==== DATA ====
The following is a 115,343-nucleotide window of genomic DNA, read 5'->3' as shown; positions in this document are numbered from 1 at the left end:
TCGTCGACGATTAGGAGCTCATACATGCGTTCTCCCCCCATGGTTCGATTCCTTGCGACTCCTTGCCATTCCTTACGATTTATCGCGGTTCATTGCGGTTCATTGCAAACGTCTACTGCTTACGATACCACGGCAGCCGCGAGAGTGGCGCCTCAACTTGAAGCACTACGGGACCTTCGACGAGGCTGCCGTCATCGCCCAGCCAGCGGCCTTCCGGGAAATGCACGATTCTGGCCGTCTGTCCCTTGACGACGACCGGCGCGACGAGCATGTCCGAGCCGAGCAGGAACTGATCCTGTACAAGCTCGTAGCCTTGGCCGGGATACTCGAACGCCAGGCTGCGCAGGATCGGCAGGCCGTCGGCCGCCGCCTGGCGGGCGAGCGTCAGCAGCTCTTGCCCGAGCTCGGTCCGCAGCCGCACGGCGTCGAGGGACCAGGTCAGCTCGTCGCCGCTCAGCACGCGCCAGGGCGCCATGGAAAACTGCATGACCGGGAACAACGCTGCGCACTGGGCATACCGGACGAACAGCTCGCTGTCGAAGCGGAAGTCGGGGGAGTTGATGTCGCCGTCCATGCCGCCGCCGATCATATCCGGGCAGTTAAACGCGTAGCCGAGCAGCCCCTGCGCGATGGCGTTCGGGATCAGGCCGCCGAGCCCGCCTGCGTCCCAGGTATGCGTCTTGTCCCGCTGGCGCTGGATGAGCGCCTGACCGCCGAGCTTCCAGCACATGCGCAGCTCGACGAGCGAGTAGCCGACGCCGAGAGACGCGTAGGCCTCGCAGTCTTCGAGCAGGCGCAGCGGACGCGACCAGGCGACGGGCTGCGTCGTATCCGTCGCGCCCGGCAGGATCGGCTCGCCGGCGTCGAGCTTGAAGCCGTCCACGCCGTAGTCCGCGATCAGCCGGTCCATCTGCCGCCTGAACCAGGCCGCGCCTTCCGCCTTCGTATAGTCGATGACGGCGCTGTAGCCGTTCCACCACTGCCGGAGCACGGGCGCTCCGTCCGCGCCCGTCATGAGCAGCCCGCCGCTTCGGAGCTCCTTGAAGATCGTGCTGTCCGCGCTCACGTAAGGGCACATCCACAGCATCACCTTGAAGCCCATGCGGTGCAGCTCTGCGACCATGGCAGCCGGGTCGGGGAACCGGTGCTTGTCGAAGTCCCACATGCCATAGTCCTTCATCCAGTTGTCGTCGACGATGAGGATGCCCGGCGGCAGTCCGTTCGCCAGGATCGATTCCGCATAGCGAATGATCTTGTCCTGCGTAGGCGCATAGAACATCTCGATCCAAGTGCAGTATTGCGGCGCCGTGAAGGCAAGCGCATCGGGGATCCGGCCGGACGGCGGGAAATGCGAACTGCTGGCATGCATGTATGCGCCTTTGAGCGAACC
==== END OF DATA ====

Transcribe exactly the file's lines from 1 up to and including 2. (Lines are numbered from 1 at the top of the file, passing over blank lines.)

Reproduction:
The following is a 115,343-nucleotide window of genomic DNA, read 5'->3' as shown; positions in this document are numbered from 1 at the left end:
TCGTCGACGATTAGGAGCTCATACATGCGTTCTCCCCCCATGGTTCGATTCCTTGCGACTCCTTGCCATTCCTTACGATTTATCGCGGTTCATTGCGGTTCATTGCAAACGTCTACTGCTTACGATACCACGGCAGCCGCGAGAGTGGCGCCTCAACTTGAAGCACTACGGGACCTTCGACGAGGCTGCCGTCATCGCCCAGCCAGCGGCCTTCCGGGAAATGCACGATTCTGGCCGTCTGTCCCTTGACGACGACCGGCGCGACGAGCATGTCCGAGCCGAGCAGGAACTGATCCTGTACAAGCTCGTAGCCTTGGCCGGGATACTCGAACGCCAGGCTGCGCAGGATCGGCAGGCCGTCGGCCGCCGCCTGGCGGGCGAGCGTCAGCAGCTCTTGCCCGAGCTCGGTCCGCAGCCGCACGGCGTCGAGGGACCAGGTCAGCTCGTCGCCGCTCAGCACGCGCCAGGGCGCCATGGAAAACTGCATGACCGGGAACAACGCTGCGCACTGGGCATACCGGACGAACAGCTCGCTGTCGAAGCGGAAGTCGGGGGAGTTGATGTCGCCGTCCATGCCGCCGCCGATCATATCCGGGCAGTTAAACGCGTAGCCGAGCAGCCCCTGCGCGATGGCGTTCGGGATCAGGCCGCCGAGCCCGCCTGCGTCCCAGGTATGCGTCTTGTCCCGCTGGCGCTGGATGAGCGCCTGACCGCCGAGCTTCCAGCACATGCGCAGCTCGACGAGCGAGTAGCCGACGCCGAGAGACGCGTAGGCCTCGCAGTCTTCGAGCAGGCGCAGCGGACGCGACCAGGCGACGGGCTGCGTCGTATCCGTCGCGCCCGGCAGGATCGGCTCGCCGGCGTCGAGCTTGAAGCCGTCCACGCCGTAGTCCGCGATCAGCCGGTCCATCTGCCGCCTGAACCAGGCCGCGCCTTCCGCCTTCGTATAGTCGATGACGGCGCTGTAGCCGTTCCACCACTGCCGGAGCACGGGCGCTCCGTCCGCGCCCGTCATGAGCAGCCCGCCGCTTCGGAGCTCCTTGAAGATCGTGCTGTCCGCGCTCACGTAAGGGCACATCCACAGCATCACCTTGAAGCCCATGCGGTGCAGCTCTGCGACCATGGCAGCCGGGTCGGGGAACCGGTGCTTGTCGAAGTCCCACATGCCATAGTCCTTCATCCAGTTGTCGTCGACGATGAGGATGCCCGGCGGCAGTCCGTTCGCCAGGATCGATTCCGCATAGCGAATGATCTTGTCCTGCGTAGGCGCATAGAACATCTCGATCCAAGTGCAGTATTGCGGCGCCGTGAAGGCAAGCGCATCGGGGATCCGGCCGGACGGCGGGAAATGCGAACTGCTGGCATGCATGTATGCGCCTTTGAGCGAACC